I always took in more than I needed:
fried prawns with golden skin,
gu lou yok. Do not mention
the CNY goodies: Grandmother
with her ba gua container,
filled with pumpkin seeds, candied lychee.
Each year, we were reminded that
there was no secret but love.
My grandfather too, had his way:
I remember love, his hands
blistered warm from the wok.
We were never too big then, for
white rabbit, foil-wrapped
M&Ms. Now I bite down
and can't help counting the calories.
I make meals I wish to forget.
But in the morning in this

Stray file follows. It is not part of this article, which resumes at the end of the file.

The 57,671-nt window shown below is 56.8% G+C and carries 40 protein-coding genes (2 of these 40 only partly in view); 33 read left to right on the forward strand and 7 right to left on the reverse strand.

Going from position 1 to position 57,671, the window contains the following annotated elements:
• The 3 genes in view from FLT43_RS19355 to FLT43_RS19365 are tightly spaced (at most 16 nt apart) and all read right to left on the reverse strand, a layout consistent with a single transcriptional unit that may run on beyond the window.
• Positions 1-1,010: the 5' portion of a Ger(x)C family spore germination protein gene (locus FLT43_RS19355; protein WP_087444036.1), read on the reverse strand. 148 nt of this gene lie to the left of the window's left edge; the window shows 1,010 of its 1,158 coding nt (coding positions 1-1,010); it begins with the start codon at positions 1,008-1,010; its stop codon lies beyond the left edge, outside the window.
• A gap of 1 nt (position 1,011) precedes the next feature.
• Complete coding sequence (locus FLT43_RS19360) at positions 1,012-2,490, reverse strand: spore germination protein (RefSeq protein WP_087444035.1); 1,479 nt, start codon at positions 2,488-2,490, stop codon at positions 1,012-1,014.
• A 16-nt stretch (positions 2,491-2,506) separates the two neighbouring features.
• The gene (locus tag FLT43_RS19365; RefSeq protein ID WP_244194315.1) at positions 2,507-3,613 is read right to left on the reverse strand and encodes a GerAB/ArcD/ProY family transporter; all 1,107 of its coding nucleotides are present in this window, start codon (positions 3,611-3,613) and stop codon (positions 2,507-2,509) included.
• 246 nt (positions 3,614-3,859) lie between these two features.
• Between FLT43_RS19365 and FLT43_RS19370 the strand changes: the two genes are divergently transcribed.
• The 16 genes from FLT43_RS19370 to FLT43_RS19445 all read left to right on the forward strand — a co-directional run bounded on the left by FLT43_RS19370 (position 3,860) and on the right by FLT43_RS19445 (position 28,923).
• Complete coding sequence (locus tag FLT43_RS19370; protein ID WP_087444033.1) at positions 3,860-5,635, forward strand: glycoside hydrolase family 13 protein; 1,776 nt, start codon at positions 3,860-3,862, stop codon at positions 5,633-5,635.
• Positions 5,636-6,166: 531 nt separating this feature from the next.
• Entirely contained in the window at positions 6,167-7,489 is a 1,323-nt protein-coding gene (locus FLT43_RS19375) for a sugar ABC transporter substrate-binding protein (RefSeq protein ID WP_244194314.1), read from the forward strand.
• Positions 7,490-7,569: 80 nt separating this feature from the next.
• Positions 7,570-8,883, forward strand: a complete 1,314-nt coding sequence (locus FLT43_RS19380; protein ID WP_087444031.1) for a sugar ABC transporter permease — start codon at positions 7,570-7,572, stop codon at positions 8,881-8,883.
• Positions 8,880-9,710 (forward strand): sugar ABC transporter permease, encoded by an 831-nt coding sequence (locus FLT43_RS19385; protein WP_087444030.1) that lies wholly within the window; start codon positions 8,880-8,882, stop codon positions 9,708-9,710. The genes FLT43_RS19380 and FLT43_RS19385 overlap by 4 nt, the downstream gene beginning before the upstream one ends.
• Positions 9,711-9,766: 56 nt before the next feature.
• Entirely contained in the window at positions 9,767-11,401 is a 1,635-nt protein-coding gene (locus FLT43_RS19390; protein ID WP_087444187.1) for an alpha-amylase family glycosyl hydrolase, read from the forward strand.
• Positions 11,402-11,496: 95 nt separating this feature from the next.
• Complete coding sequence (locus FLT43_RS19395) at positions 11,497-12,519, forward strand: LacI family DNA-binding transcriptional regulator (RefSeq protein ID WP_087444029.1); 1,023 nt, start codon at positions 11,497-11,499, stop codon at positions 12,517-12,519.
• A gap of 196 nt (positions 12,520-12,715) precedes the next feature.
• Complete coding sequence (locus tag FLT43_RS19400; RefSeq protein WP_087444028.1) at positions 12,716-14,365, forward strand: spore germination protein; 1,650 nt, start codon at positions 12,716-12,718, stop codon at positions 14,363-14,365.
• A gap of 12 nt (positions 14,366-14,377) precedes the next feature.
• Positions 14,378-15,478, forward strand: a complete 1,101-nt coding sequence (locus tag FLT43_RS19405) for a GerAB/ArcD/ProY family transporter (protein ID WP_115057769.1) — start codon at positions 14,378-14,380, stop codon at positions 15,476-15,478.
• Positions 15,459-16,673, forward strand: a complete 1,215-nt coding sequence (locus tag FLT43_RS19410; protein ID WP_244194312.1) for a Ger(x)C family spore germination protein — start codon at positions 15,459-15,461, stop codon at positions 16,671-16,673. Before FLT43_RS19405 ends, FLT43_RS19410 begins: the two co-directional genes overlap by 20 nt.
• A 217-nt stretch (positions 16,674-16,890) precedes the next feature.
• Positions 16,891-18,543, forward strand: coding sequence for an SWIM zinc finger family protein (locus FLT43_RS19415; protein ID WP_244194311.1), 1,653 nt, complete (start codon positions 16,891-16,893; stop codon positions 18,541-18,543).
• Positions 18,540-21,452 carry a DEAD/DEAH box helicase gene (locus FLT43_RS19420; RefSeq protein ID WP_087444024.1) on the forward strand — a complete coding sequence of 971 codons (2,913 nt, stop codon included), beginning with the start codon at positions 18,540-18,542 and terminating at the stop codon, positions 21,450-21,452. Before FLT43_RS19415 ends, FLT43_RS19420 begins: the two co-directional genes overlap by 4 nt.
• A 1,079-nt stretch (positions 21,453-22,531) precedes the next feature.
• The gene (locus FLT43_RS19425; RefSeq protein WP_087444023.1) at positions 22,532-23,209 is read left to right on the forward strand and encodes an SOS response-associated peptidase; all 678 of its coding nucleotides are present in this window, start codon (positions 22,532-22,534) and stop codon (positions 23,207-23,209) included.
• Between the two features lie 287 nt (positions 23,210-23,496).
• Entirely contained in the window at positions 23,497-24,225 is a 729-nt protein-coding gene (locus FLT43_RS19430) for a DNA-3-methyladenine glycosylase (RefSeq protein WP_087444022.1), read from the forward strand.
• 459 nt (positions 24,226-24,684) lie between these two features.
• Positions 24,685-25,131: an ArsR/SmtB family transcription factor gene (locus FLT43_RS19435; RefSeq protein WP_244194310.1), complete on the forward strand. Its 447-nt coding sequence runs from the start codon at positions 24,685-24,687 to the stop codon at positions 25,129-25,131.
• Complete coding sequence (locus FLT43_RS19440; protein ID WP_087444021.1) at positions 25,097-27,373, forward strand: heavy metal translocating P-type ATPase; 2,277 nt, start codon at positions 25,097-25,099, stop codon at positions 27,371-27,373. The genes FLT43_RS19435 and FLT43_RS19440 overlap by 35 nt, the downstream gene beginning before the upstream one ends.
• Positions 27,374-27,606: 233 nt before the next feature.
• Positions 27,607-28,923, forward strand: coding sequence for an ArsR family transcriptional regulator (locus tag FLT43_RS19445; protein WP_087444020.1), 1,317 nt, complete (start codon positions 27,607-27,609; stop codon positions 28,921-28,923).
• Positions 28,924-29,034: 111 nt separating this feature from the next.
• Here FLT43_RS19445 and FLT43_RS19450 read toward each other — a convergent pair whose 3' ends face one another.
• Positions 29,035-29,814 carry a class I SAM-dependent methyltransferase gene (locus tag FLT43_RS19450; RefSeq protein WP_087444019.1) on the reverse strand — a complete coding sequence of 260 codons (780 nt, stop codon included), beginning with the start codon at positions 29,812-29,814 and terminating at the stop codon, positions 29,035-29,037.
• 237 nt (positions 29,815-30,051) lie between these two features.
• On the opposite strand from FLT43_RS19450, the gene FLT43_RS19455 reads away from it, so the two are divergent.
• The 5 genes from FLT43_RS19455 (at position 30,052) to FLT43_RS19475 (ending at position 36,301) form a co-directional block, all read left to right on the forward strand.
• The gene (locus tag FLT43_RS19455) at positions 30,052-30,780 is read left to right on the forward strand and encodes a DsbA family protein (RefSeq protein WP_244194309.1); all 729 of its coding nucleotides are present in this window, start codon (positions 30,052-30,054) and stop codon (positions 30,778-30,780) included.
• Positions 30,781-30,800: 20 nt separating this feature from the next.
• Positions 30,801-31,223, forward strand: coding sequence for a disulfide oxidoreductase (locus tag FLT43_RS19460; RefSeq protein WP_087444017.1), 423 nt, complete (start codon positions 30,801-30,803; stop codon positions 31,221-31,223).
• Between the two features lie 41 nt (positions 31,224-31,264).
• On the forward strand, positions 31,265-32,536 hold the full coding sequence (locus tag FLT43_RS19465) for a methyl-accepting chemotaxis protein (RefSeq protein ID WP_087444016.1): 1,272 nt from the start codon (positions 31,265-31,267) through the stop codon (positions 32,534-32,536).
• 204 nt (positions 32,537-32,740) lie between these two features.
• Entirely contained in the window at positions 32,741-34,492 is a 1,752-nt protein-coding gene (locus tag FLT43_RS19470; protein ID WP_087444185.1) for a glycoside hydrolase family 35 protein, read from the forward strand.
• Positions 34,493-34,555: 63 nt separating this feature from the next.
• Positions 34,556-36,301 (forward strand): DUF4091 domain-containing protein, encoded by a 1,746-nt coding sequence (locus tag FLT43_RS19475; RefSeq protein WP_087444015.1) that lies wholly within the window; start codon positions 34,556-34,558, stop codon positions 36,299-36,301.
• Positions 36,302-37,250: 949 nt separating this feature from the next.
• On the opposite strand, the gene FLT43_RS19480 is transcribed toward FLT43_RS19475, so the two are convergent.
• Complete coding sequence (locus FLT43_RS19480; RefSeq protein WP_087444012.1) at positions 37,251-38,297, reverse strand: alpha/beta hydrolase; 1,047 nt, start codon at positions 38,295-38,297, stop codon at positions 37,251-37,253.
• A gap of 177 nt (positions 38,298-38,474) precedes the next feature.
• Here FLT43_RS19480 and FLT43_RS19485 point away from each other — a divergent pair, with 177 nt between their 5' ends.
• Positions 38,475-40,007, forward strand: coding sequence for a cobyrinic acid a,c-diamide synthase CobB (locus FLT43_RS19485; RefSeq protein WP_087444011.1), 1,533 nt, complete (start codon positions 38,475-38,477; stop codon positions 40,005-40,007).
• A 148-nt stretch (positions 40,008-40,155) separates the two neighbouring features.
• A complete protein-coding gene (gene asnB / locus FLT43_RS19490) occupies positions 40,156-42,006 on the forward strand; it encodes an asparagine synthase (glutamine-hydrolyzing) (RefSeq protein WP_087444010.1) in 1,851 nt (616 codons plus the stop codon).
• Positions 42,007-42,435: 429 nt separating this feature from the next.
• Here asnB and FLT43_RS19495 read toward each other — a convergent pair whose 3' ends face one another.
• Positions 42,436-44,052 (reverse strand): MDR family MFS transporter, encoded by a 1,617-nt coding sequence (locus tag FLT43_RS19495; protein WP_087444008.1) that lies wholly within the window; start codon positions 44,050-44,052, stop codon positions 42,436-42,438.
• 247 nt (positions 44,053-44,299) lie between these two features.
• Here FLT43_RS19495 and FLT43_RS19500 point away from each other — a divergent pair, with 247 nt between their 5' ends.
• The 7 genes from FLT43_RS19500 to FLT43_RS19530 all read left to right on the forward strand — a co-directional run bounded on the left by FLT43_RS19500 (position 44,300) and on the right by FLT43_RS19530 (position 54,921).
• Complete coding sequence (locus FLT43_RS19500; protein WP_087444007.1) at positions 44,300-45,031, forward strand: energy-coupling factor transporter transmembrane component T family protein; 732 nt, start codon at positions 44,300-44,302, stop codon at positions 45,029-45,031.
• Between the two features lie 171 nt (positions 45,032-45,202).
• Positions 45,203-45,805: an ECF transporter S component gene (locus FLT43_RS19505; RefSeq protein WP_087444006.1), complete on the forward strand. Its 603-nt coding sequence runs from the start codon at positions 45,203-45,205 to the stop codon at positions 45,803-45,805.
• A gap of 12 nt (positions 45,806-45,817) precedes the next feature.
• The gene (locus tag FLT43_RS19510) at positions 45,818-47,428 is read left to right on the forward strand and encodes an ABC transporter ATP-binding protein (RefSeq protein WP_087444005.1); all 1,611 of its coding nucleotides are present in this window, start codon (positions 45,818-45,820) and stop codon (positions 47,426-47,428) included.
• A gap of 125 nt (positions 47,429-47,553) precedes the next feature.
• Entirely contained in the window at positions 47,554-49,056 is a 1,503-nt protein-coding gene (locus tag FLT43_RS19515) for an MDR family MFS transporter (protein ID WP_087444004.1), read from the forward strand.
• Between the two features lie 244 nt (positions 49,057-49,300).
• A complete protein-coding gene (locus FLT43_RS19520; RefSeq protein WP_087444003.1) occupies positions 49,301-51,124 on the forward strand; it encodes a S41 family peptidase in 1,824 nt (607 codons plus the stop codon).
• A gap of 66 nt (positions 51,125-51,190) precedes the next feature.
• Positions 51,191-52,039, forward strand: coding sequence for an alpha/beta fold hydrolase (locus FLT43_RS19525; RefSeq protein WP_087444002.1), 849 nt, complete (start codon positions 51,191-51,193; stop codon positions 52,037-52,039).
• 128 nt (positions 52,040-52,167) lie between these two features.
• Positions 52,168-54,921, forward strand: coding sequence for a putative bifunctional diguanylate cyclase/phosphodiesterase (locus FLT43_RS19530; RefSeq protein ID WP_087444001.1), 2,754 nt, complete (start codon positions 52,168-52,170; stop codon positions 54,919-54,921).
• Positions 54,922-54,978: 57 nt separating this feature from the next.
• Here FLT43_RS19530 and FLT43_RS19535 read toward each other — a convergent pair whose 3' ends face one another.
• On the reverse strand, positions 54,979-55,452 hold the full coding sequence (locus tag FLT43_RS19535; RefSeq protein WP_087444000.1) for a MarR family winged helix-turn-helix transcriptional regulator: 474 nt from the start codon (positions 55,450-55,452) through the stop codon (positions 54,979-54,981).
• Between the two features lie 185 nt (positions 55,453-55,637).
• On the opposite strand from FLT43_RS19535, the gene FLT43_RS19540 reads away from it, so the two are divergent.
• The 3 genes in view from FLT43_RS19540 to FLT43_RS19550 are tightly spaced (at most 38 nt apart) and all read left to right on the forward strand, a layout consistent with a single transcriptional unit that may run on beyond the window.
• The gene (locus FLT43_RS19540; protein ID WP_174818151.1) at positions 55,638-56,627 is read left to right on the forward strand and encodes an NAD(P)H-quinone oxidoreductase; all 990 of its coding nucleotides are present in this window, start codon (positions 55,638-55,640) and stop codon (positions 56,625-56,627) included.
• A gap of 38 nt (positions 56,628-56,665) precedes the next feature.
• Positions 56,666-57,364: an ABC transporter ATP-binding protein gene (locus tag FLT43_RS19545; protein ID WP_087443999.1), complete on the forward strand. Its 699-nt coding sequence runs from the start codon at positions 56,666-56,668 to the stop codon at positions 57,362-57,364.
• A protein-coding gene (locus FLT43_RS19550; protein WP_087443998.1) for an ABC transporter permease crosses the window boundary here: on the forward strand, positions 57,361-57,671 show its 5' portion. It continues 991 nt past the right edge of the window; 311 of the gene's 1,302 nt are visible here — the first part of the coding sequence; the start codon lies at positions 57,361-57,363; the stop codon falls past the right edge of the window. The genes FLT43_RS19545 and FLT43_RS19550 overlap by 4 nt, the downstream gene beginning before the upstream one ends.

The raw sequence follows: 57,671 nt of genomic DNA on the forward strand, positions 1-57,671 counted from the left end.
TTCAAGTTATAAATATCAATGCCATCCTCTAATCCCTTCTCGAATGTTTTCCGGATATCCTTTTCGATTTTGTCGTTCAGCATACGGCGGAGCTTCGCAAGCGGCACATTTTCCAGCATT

foreign kitchen, I sometimes catch
glimpses as I cook: my grandpa's hand
steadying the pan as grandma
pinches the spices. That is when
I remember the brew grandpa made
when I sat across him, xiangqi
pieces spread between us. It is
how I know I've grown up
with my grandparent's hands.

KENDRICK LOO is an English and Management student at University of St. Andrews. He has been published in SPWM '16, Myths of the Future, and The New Paper's GetLit! series. He has upcoming work from Sacrosanct Magazine, and enjoys writing more than he ought.